1997 - 2002:
Results of citizens petition
challenging Ohio EPA's enforcement record

Ohio satellite imageIn 1997, Ohio environmental groups began a petition process to the U.S. EPA challenging the effectiveness of Ohio EPA's implementation and enforcement of the nation's cornerstone environmental laws: the Clean Air Act, the Clean Water Act and our solid and hazardous waste law (Resource Conservation Recovery Act). The filing of the petition was followed by the submission of 6,692 public comments by Ohioans whose quality of life had been compromised by Ohio EPA's failure to safeguard our communities from industrial and agricultural pollution.

The petition proved to be an effective tool, bringing to light hundreds of violations by both Ohio EPA and polluters. U.S. EPA Region 5 Administrator Thomas V. Skinner noted the following in a letter to our attorney, David Altman: "...Ohio EPA has taken steps in each program that should benefit its implementation of those programs... U.S. EPA has also followed up on many of the facility-specific concerns raised by the petitioners and commenters. Your involvement on behalf of your clients has highlighted the importance of these programs and the U.S. EPA recognizes your commitment to protect human health and the environment in Ohio."

The five year petition process is now complete, and it has yielded extraordinary benefits to Ohio and its residents. The petition process produced more change than we might have expected to win from 15 or 20 lawsuits. In addition, U.S. EPA began to enforce our environmental laws against major violators such as AK Steel. The U.S. EPA filed civil complaints against facilities for violations of air, water and hazardous waste regulations, ordered cleanups, leveled millions of dollars in penalties, and intensified inspections, environmental sampling and monitoring at some suspect facilities.

These U.S. EPA actions, their investigation, and their reporting should result in direct environmental improvement as well as increased compliance with environmental laws here in Ohio. But the U.S. EPA's final report is not an endpoint. We will continue to work with citizens throughout Ohio to reroute Ohio EPA's programs onto this new track.

The following is a summary of key changes and the pledged improvements made by Ohio EPA in response to concerns raised in the petition.

To improve inspections, the Ohio EPA
  • is conducting more inspections of industrial facilities
  • will use a new form to verify the accuracy of company-supplied information
  • will use a more comprehensive "Full Compliance Evaluation" form
To improve enforcement, Ohio EPA
  • reorganized its enforcement division
  • resolved all but one Clean Air Act administrative case
  • accelerated the pace of case resolution developed a compliance monitoring strategy for major pollution sources
  • reversed the decline in total penalties in most categories in 2000
  • increased both administrative penalties and total penalties assessed in 2001 by Ohio's EPA    and Attorney General
  • will implement an electronic reporting system for Ohio EPA's Division of Air Pollution Control.
To improve training procedures, Ohio EPA
  • committed to a more comprehensive training curriculum (including the Clean Air Act's New Source Review and Prevention of Significant Deterioration regulations) for entry level employees in its central and field offices.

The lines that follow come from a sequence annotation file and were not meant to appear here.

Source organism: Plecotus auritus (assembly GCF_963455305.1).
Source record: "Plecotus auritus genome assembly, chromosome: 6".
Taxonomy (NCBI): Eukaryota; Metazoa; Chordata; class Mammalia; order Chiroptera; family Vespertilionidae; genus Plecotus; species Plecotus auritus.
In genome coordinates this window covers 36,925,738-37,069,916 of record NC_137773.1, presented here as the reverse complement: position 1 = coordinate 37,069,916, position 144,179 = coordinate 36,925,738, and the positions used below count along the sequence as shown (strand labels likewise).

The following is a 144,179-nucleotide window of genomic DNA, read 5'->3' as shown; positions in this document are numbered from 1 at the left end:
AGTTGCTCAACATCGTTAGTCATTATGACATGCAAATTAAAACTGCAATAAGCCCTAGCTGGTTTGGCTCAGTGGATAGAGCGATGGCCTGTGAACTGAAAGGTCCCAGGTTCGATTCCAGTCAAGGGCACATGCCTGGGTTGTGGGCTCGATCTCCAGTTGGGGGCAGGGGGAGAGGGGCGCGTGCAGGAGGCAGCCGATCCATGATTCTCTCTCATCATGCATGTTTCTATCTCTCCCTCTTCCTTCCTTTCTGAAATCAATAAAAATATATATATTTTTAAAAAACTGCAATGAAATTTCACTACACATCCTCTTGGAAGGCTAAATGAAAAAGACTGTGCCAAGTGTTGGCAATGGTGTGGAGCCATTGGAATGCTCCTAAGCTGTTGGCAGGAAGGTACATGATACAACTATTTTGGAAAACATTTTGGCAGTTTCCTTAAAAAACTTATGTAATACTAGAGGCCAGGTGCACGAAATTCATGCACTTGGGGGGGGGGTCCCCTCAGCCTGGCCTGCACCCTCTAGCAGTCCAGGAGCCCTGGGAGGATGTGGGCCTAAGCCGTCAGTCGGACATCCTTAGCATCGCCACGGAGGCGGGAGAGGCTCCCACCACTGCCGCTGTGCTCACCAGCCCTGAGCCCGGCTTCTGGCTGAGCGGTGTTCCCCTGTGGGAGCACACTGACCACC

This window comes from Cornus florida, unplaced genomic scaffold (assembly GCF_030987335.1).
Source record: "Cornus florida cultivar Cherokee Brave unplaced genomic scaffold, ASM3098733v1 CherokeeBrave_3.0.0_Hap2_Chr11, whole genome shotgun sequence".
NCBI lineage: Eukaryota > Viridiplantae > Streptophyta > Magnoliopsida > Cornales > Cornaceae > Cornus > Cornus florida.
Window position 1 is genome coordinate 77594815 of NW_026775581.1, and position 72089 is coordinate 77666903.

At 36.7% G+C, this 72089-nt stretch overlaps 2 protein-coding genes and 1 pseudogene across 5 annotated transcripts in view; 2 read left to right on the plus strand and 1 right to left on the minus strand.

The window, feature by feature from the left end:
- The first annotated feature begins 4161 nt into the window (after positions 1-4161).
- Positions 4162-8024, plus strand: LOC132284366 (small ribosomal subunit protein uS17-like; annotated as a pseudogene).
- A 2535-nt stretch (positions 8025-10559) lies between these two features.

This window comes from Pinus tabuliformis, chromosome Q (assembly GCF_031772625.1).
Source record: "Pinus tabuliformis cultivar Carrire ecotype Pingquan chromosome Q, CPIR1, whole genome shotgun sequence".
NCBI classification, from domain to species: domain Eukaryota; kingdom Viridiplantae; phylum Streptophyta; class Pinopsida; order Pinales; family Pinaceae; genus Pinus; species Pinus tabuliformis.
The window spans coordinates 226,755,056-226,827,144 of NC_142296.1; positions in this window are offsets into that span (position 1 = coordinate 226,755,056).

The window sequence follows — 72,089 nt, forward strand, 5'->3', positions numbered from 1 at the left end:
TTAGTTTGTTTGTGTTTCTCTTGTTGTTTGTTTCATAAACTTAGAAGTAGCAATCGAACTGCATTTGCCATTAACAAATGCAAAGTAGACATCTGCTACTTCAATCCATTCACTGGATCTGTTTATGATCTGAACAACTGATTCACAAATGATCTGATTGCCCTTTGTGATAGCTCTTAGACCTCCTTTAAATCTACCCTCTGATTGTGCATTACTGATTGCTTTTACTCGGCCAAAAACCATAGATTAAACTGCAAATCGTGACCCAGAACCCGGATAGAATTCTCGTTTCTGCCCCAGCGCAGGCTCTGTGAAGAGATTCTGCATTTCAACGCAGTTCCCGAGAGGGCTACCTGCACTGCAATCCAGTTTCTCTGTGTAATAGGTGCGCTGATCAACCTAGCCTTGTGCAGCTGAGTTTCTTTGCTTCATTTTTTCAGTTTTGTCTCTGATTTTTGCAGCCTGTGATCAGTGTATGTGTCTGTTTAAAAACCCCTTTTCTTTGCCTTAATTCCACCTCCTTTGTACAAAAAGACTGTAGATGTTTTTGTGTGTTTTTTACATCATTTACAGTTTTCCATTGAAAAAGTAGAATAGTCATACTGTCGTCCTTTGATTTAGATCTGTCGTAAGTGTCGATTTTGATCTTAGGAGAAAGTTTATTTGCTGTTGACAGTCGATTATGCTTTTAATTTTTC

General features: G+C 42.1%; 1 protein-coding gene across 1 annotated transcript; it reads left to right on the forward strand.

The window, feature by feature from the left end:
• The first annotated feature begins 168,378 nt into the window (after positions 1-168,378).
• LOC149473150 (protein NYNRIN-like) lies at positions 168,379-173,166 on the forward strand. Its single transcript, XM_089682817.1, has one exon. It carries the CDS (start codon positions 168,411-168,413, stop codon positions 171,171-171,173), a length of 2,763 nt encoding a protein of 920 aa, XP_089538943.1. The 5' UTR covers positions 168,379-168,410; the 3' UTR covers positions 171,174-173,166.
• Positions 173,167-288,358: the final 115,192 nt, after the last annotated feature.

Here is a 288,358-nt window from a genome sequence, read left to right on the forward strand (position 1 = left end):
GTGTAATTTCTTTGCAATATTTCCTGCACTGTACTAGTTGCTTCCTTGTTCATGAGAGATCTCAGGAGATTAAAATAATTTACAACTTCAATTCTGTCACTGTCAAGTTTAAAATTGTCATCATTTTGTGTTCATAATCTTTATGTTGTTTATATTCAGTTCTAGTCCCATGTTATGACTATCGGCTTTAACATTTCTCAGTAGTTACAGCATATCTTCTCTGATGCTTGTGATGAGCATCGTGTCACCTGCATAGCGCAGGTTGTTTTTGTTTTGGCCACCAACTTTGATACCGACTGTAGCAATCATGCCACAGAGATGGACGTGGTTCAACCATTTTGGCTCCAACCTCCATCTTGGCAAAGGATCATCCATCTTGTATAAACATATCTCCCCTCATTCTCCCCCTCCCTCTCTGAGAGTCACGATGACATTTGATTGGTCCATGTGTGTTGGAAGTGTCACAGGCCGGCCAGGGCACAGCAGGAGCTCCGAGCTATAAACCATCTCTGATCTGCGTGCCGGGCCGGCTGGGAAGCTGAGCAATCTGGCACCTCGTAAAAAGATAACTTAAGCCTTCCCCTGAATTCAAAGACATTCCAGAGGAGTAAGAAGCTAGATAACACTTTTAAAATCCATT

To comply with the Clean Air Act requirement that operating permits for major air pollution sources (Title V permits) be issued by October, 1998, the Ohio EPA
  • completed 30% of the permits by April 2001, completed 75 % by early 2003, and committed to completing 100 % of the permits by September 1, 2003. However, as of September 22, 2003, OEPA has not completed this task.
  • now requires that facilities submitting an application to the agency which contains confidential business information also make a nonconfidential version of the application available for the public to review.
To improve water quality, Ohio EPA
  • is now required by U.S. EPA to issue NPDES (National Pollutant Discharge Elimination System) permits for factory farms (concentrated animal feeding operations)
  • submitted a new NPDES inspection strategy
  • committed to a major shift in inspection resources focusing on new priorities including factory farms, industrial users, storm water, and combined and sanitary sewer overflows
  • committed to develop a list of inspection candidates which U.S. EPA will review
  • committed to correcting problems with the Surface Water Information Management System (SWIMS), a database essential in obtaining timely compliance information on surface water effluent
  • ensured that dischargers will maintain and make available copies of their reports during inspections
  • committed to fixing various other reporting glitches which produce inaccurate, inadequate, or delayed reporting.
To improve the management of hazardous waste, the Ohio EPA
  • is developing a training program for its field inspectors targeted at developing stronger enforcement cases and tightening its permit system

Conclusions

U.S. EPA's final report is not an endpoint. We will continue to monitor the implementation of Ohio EPA's commitments. We will continue to work with other Ohioans to improve Ohio EPA's permitting, inspection, and enforcement programs. We will hold facilities that pollute our air, water, and land, damage our quality of life, diminish our property values, and threaten the health and well-being of our families accountable to Ohioans. We will continue to encourage Ohio residents to report environmental violations to local Ohio EPA Offices informally by phone or formally via verified complaint.